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Colorado Edition: Boulder County public health; Louisville hospital closure; worker strikes in the West; Republican River water management

AvistaAdventist3.jpg
Courtesy Centura Health
The Marshall Fire ― pictured from Avista Adventist Hospital's rooftop in Louisville — killed at least one person and destroyed more than 1,000 homes in Boulder County.

COVID-19 cases are spiking again across the state, driven predominantly by the omicron variant. The statewide rate of Coloradans testing positive is at an all-time high of nearly 30%, according to data from the Colorado Department of Public Health and Environment. In Boulder County, where cases are at their highest level since any point in the pandemic, residents are also contending with the aftermath of the Marshall Fire. Camille Rodriguez, executive director of Boulder County Public Health, joins us for an update.

As Louisville recovers from the disastrous Marshall Fire that burned more than 6,000 acres, they've had to do so without the Avista Adventist Hospital, which was closed due to smoke damage. With the hospital slated to reopen next week, we speak with science and health reporter Kate Ruder, who covered the closure and its impact for Kaiser Health News.

Grocery store workers in the Denver area are on strike after their union rejected the latest contract offer from a chain of stores owned by Kroger Co., the nation’s largest traditional grocery store chain. Members of the United Food and Commercial Workers Local 7 allege unfair labor practices by King Soopers, which has accused the union of the same thing. As KUNC’s Robyn Vincent reports, the strike is the latest labor dispute in the Mountain West, and the wave of unrest may continue.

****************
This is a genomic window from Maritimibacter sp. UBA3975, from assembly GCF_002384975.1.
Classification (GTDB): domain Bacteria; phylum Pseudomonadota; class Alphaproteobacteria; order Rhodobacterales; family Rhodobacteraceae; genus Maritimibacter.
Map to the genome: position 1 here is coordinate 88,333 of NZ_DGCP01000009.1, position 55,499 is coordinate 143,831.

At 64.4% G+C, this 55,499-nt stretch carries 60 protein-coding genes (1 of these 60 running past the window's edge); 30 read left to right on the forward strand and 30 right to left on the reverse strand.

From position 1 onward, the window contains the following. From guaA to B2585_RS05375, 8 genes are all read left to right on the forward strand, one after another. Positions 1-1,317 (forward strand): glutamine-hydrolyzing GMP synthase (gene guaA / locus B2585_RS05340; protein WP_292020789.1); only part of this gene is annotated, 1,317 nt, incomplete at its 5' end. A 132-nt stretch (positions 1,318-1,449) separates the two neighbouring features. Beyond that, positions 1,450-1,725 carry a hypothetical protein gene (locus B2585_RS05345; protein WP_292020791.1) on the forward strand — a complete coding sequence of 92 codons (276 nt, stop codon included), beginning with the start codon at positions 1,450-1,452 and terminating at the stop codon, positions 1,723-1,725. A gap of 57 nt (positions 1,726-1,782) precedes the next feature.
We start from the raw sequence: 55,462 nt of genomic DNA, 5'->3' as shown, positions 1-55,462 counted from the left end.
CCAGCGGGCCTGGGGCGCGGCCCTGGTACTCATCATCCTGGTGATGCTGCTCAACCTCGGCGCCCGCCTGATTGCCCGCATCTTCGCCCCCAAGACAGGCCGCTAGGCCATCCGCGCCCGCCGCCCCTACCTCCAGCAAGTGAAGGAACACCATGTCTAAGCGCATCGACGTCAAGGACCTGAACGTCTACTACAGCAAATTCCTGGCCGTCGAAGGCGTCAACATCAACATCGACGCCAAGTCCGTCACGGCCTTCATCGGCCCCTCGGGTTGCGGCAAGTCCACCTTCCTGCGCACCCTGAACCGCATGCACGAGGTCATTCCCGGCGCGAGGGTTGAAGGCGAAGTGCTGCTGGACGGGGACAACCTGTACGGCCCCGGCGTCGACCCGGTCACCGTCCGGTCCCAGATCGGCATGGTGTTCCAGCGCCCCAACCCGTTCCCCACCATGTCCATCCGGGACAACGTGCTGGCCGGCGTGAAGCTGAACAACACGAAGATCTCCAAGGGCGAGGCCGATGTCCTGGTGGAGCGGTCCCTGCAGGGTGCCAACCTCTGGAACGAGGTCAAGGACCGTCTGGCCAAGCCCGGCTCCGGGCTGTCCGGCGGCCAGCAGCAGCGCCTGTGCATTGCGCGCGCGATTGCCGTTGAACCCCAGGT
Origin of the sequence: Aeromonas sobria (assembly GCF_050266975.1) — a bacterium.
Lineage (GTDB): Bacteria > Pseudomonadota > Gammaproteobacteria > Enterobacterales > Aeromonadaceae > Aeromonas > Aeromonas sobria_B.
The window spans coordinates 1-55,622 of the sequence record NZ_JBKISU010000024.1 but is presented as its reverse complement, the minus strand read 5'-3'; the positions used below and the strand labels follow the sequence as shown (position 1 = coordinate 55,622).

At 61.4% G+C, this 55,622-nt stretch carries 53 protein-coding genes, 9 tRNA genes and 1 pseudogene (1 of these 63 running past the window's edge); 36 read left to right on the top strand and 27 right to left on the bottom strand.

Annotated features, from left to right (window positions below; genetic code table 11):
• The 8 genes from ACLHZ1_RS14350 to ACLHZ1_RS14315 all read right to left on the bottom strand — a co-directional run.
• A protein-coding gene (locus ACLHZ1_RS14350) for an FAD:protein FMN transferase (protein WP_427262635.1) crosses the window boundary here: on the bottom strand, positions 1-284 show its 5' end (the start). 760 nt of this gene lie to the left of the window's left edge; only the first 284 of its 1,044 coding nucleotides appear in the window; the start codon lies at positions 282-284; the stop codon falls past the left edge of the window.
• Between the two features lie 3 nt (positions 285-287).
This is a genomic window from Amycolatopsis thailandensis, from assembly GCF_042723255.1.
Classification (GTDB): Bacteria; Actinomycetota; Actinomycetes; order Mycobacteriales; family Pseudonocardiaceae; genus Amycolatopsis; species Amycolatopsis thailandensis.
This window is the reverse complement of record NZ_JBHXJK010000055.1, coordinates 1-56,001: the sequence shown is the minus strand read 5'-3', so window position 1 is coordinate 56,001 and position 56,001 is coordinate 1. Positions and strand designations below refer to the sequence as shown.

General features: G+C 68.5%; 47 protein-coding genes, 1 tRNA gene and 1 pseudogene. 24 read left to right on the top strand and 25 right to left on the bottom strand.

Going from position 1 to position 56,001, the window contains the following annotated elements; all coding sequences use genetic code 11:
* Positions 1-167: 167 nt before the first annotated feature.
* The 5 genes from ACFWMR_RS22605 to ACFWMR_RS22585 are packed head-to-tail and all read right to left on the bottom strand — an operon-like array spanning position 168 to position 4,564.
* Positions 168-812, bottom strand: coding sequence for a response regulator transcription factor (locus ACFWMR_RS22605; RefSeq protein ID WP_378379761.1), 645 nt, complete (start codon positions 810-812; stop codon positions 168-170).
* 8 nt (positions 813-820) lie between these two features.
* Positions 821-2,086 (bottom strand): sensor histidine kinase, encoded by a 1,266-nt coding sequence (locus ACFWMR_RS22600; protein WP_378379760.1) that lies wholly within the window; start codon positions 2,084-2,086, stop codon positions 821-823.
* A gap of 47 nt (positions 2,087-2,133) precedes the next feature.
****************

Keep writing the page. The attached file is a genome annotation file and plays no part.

And in part one of our series on the Republican River, we showed how dropping river flows and groundwater levels in the Northeast Colorado basin are impacting farmers and ranchers. From a flood in the 1930s to extended drought today, the river is managed by an interstate compact requiring a certain amount of water to flow from Colorado to Kansas and Nebraska. To meet it, 2,500 irrigated acres of Colorado farmland must soon be shut down. KUNC’s Adam Rayes gives us the history that got the basin to this point.

Colorado Edition is hosted by Erin O'Toole (@ErinOtoole1) and edited by Henry Zimmerman (@kombuchacowboy). Our production team includes Tess Novotny (@tess_novotny). KUNC news director Brian Larson is our executive producer. Web was edited by digital editor Jackie Hai.

The mission of Colorado Edition is to deepen understanding of life in Northern Colorado through authentic conversation and storytelling. It's available as a podcast on iTunesSpotifyGoogle PlayStitcher, or wherever you get your podcasts.

You can hear the show on KUNC, Monday through Friday at 2:30 and at 6:30 p.m.
 
Colorado Edition is made possible with support from our KUNC members. Thank you!

Our theme music was composed by Colorado musicians Briana Harris and Johnny Burroughs. Other music in the show by Blue Dot Sessions.

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KUNC's Colorado Edition is a daily look at the stories, news, people and issues important to you. It's a window to the communities along the Colorado Rocky Mountains.